Mark Saturday, June 9, 2007 as one of the most important dates in the 2008 election cycle, and possibly one of the most important dates for Democrats and the Democratic Party in years to come. It is the day Senator Hillary Clinton began to identfy the solutions to the American healthcare crisis as a jobs creation issue.
On Saturday Senator Hillary Clinton went to Detroit, Michigan to speak about health care; to speak about the federal government’s role in helping the manufacturing sector of the U.S. economy in general, and the automobile industry in particular. Hillary’s speech grandly echoed the themes of investment in human capital, in education, in business, in our families, in our communities and in innovation sounded in the winning strategy Putting People First.
Why was this such an important moment?
We as Democrats, as progressives, know the value and neccessity of universal health care as a humaritarian issue. We know that universal health care leads us closer to principles embodied in the Declaration of Independence which affirm our right to Life, Liberty and the Pursuit of Happiness, as well as in the Constitution’s preamble mandate “to form a more perfect Union, establish Justice, insure domestic Tranquility, provide for the common defence, promote the general Welfare, and secure the Blessings of Liberty to ourselves and our Posterity”. But not all of our fellow citizens recognize universal health care as inherent or penumbral rights under our founding documents. For those citizens a more “green eyeshade” accountants approach must be used to convince them of the need for universal health care.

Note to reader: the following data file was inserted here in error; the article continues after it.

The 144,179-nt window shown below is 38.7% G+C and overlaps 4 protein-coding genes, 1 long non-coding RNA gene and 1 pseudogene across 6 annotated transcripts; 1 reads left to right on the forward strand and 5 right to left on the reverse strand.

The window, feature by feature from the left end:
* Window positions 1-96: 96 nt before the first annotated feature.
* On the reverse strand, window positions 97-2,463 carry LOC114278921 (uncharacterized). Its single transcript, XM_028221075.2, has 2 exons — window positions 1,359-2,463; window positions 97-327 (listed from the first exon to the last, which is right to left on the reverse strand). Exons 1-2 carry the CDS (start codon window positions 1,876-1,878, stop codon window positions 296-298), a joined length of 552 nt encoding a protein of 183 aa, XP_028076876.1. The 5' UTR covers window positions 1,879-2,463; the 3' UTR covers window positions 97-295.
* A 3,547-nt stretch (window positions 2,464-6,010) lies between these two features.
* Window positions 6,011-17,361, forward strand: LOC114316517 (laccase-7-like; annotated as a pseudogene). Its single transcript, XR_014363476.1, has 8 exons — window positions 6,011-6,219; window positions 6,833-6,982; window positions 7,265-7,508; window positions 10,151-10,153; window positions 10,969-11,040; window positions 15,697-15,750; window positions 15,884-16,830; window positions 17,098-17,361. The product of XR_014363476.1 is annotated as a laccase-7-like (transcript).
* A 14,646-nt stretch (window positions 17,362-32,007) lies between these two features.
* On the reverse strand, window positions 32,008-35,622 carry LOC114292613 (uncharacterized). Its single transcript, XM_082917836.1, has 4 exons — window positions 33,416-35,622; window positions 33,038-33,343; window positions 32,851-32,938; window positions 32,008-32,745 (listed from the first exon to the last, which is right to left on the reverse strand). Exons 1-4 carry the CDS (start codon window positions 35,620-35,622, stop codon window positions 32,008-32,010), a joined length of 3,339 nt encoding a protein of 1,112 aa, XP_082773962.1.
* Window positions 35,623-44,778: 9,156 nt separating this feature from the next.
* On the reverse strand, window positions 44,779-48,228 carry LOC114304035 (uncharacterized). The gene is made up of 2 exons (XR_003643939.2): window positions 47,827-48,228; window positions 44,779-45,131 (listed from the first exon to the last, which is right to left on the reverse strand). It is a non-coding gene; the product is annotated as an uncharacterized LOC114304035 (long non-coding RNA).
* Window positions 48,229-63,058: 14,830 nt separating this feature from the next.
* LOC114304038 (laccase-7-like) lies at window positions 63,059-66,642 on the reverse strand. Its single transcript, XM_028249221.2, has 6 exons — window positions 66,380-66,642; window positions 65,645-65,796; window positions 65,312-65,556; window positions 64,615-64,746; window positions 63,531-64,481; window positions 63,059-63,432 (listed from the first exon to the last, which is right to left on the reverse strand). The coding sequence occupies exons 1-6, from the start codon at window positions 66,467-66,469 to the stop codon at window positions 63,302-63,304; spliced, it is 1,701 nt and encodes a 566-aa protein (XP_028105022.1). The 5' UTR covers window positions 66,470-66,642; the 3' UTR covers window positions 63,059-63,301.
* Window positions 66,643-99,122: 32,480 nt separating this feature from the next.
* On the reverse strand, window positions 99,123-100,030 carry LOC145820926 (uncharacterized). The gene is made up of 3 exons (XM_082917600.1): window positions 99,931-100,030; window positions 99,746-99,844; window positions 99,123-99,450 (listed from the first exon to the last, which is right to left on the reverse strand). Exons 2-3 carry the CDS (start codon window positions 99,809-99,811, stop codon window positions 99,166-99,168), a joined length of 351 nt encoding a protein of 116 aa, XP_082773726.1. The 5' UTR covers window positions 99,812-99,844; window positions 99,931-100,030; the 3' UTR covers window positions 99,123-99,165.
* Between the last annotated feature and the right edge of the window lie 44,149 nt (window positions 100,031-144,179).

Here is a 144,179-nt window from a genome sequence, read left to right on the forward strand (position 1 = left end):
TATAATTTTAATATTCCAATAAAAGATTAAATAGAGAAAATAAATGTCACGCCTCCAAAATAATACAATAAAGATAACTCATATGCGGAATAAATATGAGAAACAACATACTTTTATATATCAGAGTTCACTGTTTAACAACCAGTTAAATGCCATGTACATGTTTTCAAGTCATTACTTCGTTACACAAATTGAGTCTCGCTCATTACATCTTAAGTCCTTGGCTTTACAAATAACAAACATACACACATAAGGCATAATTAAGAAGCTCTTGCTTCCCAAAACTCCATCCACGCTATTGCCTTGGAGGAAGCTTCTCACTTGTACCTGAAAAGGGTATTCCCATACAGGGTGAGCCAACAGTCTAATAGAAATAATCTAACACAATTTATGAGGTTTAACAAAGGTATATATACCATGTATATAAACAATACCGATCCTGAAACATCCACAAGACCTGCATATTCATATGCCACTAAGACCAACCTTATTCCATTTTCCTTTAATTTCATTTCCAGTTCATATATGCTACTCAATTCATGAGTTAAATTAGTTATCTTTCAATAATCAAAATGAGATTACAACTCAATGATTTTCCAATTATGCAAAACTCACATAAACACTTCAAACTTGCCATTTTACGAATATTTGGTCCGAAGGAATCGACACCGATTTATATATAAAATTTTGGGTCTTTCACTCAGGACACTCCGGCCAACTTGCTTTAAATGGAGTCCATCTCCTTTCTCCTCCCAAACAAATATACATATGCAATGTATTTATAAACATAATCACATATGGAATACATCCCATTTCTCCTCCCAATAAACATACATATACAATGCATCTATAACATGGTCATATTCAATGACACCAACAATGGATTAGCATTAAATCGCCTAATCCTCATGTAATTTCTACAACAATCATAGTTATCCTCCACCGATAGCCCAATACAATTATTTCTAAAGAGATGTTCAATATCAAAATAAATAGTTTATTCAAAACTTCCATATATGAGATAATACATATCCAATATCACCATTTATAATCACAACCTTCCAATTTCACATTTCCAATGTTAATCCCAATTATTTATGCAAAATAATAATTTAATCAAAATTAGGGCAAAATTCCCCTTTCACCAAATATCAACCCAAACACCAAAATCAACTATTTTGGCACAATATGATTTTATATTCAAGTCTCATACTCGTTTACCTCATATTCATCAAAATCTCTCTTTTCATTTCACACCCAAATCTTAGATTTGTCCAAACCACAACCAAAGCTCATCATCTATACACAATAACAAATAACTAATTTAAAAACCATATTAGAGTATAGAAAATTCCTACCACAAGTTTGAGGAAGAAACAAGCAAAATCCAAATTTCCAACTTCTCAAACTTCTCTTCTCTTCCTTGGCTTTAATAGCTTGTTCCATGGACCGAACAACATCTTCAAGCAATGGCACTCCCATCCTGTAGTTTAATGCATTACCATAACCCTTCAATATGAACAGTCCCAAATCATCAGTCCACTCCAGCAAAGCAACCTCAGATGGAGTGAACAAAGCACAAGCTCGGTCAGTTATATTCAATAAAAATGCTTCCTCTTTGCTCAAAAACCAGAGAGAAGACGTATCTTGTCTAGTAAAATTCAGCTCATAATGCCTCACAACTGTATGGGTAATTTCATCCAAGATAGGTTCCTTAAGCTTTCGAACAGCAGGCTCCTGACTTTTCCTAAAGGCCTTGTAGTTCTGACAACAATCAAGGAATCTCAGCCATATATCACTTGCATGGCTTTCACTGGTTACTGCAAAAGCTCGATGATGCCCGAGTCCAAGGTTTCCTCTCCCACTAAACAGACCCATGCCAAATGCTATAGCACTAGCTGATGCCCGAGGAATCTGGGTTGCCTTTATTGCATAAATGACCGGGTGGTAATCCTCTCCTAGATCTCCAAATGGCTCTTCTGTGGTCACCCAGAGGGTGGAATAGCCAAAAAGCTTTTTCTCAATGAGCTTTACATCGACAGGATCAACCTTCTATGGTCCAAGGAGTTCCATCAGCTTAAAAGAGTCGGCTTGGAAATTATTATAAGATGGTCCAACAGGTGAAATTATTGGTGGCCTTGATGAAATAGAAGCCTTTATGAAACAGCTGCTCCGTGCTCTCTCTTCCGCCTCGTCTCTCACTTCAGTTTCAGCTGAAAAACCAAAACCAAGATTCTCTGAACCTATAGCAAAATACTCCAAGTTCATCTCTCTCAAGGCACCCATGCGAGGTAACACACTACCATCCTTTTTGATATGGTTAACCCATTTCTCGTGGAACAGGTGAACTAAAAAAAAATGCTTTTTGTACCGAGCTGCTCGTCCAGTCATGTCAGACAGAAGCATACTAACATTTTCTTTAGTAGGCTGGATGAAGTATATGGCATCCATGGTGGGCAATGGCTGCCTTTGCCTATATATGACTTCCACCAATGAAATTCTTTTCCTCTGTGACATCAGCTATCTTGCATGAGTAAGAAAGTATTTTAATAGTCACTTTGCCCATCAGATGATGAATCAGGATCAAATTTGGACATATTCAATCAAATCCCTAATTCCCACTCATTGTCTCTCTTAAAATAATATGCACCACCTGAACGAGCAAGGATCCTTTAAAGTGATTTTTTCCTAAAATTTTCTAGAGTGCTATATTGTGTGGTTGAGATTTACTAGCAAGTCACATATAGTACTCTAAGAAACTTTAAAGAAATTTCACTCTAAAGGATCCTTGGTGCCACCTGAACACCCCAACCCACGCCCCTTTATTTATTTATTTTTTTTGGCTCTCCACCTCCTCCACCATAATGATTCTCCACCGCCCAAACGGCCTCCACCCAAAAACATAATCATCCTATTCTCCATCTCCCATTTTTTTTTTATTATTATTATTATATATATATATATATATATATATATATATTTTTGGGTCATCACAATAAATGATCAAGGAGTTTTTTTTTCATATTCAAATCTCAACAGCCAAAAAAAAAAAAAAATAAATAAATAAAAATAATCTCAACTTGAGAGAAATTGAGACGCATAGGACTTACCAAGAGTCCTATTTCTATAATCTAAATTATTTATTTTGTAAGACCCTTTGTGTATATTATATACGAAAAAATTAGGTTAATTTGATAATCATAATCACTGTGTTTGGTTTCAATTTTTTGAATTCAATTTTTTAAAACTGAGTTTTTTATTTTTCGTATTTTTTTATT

We recall Senator Ted Kennedy’s 1980 concession speech to the Democratic Party convention in which he stated, “I am asking you to renew the commitment of the Democratic Party to economic justice. I am asking you to renew our commitment to a fair and lasting prosperity that can put America back to work.” A true Democrat, Senator Kennedy said “Our commitment has been, since the days of Andrew Jackson, to all those he called ‘the humble members of society — the farmers, mechanics, and laborers.’ On this foundation we have defined our values, refined our policies, and refreshed our faith.”